But all of this being said, The Schmear Campaign is definitely a contender. Erin had first popped in because the name was just so absurd, so lurid, so delightful that she positively could not resist, nestled underneath what used to be the elevated 7 train between two shops that she never even stopped to learn the names of outside of the hyperfocus of bagelmania. She walks in, stands in line, orders an everything bagel, toasted, with plain cream cheese — no wait, make that two, I have to work the late shift this evening. And, waiting for the queue in front of her to clear out with their wheaty plunder, she sees but one option available for the communing of a perfect breakfast, and that spot is in across from a laptop, tip-typing away, the bagel and cups of coffee still cooling from what promises to be a likely day of likely work.

“I’m sorry,” Erin says softly, not wanting to disturb the occupant, “But can I sit here with you? Numbskull over there has made it very clear he wants to hog an entire table, and I really don’t trust myself not to get cream cheese all over the front seat of my car.”

The interruption draws Tasha’s dark eyes upward, and it takes a moment for the request to make its way past whatever legalese she had in her mind a moment ago. But once the words register, she immediately smiles and launches into quick motion, setting down her coffee so that she can pull the rest of her belongings toward herself to vacate some real estate. Truth be told, she clears more than half of the table once she’s done, taking up only a tidy quarter of the table designed to seat four people.

“I’m so sorry. I was totally distracted and didn’t realize there’s no more seats. Have a seat,” the petite brunette says — while she doesn’t have a strong accent like some homegrown New Yorkers, it’s easy enough to identify her as a native of the city, or at least someone who’s lived here most of her life.

Tasha gestures to the bench across from her, reaching for the coffee cup again. Once that’s done, she glances over to the newspaper reader, and rolls her eyes. “I try to tip well to make up for my obliviousness sometimes since I’m here so often.”

“Don’t even worry about it,” Erin says bracingly, with a friendly chuckle. “It’s not your responsibility to make sure there are seats available. That’s on the baristas, but…” and she looks over her shoulder at the thronging mass of gluteny denizens swarming the chronically understaffed counter. “Besides, no schmuck reading a newspaper deserves to hog three seats. Cheers.” She raises a bagel to her new tablemate in a toast, and proceeds to shove way too much of it into her mouth, getting some schmear on the corner of her mouth.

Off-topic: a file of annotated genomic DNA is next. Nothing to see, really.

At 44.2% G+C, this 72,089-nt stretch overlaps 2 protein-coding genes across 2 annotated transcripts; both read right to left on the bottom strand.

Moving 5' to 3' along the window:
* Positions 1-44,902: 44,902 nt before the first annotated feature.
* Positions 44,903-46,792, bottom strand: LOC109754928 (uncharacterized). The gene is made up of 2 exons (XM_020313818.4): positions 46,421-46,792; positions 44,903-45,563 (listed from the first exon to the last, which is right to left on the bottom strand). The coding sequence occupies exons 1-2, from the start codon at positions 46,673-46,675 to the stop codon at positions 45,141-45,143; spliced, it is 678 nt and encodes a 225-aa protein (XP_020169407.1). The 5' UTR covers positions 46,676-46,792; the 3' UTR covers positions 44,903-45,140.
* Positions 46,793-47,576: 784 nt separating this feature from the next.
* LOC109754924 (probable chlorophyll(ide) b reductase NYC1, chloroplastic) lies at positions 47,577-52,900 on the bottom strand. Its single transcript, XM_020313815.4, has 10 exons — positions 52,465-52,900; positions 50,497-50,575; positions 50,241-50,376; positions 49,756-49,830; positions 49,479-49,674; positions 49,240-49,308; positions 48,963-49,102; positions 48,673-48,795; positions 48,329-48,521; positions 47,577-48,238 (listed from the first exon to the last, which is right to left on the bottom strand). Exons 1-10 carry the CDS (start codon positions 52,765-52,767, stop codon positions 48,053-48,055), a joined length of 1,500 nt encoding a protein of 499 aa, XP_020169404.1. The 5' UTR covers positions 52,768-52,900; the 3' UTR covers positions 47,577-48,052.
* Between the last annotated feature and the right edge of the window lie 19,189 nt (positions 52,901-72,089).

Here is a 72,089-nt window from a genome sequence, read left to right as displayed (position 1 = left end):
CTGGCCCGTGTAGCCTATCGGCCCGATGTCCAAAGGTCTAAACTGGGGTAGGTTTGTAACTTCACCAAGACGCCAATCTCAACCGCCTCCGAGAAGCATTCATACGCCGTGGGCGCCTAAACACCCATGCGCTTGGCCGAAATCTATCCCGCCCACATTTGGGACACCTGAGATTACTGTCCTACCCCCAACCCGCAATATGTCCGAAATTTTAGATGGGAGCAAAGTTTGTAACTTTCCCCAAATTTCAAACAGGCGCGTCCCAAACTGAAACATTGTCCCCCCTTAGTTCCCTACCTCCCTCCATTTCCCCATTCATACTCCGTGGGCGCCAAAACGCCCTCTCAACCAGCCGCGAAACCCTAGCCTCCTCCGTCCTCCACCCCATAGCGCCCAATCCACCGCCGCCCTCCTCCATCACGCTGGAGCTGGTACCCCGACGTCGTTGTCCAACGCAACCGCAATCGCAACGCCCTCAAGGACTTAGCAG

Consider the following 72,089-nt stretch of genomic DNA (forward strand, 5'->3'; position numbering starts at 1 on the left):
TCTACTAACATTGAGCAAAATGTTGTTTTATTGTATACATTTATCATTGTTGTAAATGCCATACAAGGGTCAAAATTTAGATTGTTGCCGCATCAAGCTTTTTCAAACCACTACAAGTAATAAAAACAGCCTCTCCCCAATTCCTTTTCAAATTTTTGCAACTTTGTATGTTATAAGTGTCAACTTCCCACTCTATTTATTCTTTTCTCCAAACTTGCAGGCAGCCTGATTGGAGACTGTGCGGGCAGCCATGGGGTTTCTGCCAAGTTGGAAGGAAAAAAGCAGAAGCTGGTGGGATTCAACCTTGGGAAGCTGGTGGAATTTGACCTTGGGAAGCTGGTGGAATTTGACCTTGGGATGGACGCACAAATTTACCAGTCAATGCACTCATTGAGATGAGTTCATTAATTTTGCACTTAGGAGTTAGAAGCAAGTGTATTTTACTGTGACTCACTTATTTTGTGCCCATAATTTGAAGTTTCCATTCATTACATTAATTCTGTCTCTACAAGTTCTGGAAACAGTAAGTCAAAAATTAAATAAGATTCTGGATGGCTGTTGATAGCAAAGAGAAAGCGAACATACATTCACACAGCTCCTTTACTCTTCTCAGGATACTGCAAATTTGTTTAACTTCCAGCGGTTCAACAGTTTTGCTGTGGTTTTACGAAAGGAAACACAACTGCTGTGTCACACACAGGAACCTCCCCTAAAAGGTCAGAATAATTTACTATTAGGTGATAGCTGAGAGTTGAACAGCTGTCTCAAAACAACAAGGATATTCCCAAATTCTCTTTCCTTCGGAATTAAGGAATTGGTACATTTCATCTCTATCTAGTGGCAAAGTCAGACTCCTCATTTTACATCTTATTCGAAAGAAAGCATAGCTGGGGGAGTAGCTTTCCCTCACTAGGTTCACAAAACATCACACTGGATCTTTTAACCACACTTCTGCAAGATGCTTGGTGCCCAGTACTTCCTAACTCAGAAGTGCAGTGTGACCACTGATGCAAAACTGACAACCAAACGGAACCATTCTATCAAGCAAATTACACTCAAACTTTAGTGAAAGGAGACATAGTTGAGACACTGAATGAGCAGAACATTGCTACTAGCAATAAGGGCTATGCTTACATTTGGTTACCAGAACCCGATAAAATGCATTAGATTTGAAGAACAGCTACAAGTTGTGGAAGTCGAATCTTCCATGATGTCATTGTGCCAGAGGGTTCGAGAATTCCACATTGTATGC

“But please!” Erin continues, through a thick blanket of carbs and dairy, “You have so much stuff, you can take up more of the table than that. All I have is a book. We can share. It’s such a wild concept for some.”

“So much stuff,” Tasha agrees with a roll of her eyes. “I have an office, so I’m not sure why I feel compelled to bring this all with me for lunch, but… I want to get a change of scenery, and yet I also need to still do some work, so I end up bringing half the office with me. It’s dumb, really. It would be faster to just come and get it and then bring it back, or get delivery, or maybe pack a lunch, but still I do this more days than not.”

One hand reaches up to shove a lock of hair behind her ear. Her eyes can’t help but alight on the book when it’s mentioned, but it doesn’t linger there long. “What are you reading?” she asks, rather than trying to read the cover awkwardly. “If it’s not personal. God, that could be personal, right? Though if you’re reading it in public, it’s probably not that personal, I guess.”